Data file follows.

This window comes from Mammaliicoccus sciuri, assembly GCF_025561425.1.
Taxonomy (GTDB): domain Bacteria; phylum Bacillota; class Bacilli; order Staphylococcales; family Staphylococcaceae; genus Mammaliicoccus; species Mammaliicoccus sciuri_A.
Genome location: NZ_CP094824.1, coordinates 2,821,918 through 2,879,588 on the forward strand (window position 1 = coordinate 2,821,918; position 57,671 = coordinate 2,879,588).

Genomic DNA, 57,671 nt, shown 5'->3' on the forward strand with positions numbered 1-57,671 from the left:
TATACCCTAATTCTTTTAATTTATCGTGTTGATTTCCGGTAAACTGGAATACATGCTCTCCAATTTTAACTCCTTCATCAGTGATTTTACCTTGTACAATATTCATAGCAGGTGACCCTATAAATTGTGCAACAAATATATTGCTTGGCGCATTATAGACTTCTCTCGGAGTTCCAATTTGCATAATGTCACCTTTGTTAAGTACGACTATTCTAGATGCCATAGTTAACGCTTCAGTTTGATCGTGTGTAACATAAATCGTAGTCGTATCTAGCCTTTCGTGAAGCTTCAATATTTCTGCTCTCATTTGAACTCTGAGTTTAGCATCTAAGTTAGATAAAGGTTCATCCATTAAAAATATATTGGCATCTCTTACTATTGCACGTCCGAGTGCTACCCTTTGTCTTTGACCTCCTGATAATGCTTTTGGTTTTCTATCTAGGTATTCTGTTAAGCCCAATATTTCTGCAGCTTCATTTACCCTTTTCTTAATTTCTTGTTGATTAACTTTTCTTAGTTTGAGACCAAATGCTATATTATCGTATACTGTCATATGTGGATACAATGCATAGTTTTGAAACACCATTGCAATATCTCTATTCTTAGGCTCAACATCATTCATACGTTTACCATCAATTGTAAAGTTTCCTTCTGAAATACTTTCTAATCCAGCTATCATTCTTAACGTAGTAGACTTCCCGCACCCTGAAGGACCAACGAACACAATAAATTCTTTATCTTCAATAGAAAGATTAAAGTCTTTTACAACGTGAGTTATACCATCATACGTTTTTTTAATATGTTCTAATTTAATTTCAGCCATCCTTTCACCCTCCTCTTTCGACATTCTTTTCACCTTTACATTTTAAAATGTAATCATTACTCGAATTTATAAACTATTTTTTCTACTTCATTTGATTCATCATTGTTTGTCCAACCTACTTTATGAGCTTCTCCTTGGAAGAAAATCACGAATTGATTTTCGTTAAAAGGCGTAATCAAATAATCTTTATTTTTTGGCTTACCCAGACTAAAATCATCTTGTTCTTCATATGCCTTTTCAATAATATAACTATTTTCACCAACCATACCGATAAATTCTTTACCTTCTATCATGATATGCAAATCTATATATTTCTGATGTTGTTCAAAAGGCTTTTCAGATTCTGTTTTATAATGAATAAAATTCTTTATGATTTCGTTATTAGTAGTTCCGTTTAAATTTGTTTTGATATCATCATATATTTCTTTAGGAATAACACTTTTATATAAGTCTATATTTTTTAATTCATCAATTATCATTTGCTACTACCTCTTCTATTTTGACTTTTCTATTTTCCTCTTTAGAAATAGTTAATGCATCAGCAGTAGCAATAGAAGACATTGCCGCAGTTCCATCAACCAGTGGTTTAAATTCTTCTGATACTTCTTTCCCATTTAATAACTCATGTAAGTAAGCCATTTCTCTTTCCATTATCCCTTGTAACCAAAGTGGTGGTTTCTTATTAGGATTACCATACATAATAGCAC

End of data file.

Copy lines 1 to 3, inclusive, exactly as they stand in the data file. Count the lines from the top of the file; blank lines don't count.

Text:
This window comes from Mammaliicoccus sciuri, assembly GCF_025561425.1.
Taxonomy (GTDB): domain Bacteria; phylum Bacillota; class Bacilli; order Staphylococcales; family Staphylococcaceae; genus Mammaliicoccus; species Mammaliicoccus sciuri_A.
Genome location: NZ_CP094824.1, coordinates 2,821,918 through 2,879,588 on the forward strand (window position 1 = coordinate 2,821,918; position 57,671 = coordinate 2,879,588).